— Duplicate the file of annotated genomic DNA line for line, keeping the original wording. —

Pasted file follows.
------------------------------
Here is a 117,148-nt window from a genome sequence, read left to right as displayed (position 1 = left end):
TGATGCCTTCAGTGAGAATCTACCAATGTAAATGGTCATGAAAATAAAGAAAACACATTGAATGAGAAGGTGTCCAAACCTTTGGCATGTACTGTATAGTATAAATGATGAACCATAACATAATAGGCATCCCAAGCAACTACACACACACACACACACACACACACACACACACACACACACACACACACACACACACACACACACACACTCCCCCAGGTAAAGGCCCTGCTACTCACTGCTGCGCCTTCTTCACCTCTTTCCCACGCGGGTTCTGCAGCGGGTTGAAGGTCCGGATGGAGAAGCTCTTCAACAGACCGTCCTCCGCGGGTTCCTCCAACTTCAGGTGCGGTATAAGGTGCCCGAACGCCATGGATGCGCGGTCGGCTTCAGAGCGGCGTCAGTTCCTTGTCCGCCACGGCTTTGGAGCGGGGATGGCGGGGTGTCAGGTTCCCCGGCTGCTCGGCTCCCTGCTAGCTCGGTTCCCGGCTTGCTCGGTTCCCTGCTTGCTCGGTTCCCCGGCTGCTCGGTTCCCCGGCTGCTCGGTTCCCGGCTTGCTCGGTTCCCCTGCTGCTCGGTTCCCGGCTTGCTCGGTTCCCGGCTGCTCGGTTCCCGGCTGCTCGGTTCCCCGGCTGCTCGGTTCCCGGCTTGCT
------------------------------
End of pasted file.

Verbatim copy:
Here is a 117,148-nt window from a genome sequence, read left to right as displayed (position 1 = left end):
TGATGCCTTCAGTGAGAATCTACCAATGTAAATGGTCATGAAAATAAAGAAAACACATTGAATGAGAAGGTGTCCAAACCTTTGGCATGTACTGTATAGTATAAATGATGAACCATAACATAATAGGCATCCCAAGCAACTACACACACACACACACACACACACACACACACACACACACACACACACACACACACACACACACACACACTCCCCCAGGTAAAGGCCCTGCTACTCACTGCTGCGCCTTCTTCACCTCTTTCCCACGCGGGTTCTGCAGCGGGTTGAAGGTCCGGATGGAGAAGCTCTTCAACAGACCGTCCTCCGCGGGTTCCTCCAACTTCAGGTGCGGTATAAGGTGCCCGAACGCCATGGATGCGCGGTCGGCTTCAGAGCGGCGTCAGTTCCTTGTCCGCCACGGCTTTGGAGCGGGGATGGCGGGGTGTCAGGTTCCCCGGCTGCTCGGCTCCCTGCTAGCTCGGTTCCCGGCTTGCTCGGTTCCCTGCTTGCTCGGTTCCCCGGCTGCTCGGTTCCCCGGCTGCTCGGTTCCCGGCTTGCTCGGTTCCCCTGCTGCTCGGTTCCCGGCTTGCTCGGTTCCCGGCTGCTCGGTTCCCGGCTGCTCGGTTCCCCGGCTGCTCGGTTCCCGGCTTGCT